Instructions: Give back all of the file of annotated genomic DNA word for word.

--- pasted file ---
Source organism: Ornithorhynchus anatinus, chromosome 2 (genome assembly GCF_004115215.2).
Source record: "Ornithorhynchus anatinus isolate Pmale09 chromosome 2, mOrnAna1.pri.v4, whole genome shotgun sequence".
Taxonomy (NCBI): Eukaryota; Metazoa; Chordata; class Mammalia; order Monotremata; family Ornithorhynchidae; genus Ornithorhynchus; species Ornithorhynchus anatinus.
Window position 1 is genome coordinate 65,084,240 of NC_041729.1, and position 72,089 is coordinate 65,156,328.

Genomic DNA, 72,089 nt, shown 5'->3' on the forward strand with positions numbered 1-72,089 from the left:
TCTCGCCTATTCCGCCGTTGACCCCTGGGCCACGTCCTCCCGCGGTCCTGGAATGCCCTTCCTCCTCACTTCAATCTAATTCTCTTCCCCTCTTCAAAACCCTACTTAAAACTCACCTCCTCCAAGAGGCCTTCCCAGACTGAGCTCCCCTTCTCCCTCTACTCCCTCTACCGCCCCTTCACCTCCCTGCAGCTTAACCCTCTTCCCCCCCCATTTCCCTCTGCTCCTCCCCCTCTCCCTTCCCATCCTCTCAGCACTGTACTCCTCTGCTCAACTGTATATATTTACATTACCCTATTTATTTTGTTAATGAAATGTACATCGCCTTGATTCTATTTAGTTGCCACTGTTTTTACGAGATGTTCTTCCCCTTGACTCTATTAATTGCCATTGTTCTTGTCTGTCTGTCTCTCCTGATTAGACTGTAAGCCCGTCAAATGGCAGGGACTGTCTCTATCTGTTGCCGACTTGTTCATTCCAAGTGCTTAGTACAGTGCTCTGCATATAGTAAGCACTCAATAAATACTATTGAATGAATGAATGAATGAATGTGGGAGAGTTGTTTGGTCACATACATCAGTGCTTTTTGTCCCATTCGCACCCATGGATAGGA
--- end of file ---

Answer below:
Source organism: Ornithorhynchus anatinus, chromosome 2 (genome assembly GCF_004115215.2).
Source record: "Ornithorhynchus anatinus isolate Pmale09 chromosome 2, mOrnAna1.pri.v4, whole genome shotgun sequence".
Taxonomy (NCBI): Eukaryota; Metazoa; Chordata; class Mammalia; order Monotremata; family Ornithorhynchidae; genus Ornithorhynchus; species Ornithorhynchus anatinus.
Window position 1 is genome coordinate 65,084,240 of NC_041729.1, and position 72,089 is coordinate 65,156,328.

Genomic DNA, 72,089 nt, shown 5'->3' on the forward strand with positions numbered 1-72,089 from the left:
TCTCGCCTATTCCGCCGTTGACCCCTGGGCCACGTCCTCCCGCGGTCCTGGAATGCCCTTCCTCCTCACTTCAATCTAATTCTCTTCCCCTCTTCAAAACCCTACTTAAAACTCACCTCCTCCAAGAGGCCTTCCCAGACTGAGCTCCCCTTCTCCCTCTACTCCCTCTACCGCCCCTTCACCTCCCTGCAGCTTAACCCTCTTCCCCCCCCATTTCCCTCTGCTCCTCCCCCTCTCCCTTCCCATCCTCTCAGCACTGTACTCCTCTGCTCAACTGTATATATTTACATTACCCTATTTATTTTGTTAATGAAATGTACATCGCCTTGATTCTATTTAGTTGCCACTGTTTTTACGAGATGTTCTTCCCCTTGACTCTATTAATTGCCATTGTTCTTGTCTGTCTGTCTCTCCTGATTAGACTGTAAGCCCGTCAAATGGCAGGGACTGTCTCTATCTGTTGCCGACTTGTTCATTCCAAGTGCTTAGTACAGTGCTCTGCATATAGTAAGCACTCAATAAATACTATTGAATGAATGAATGAATGAATGTGGGAGAGTTGTTTGGTCACATACATCAGTGCTTTTTGTCCCATTCGCACCCATGGATAGGA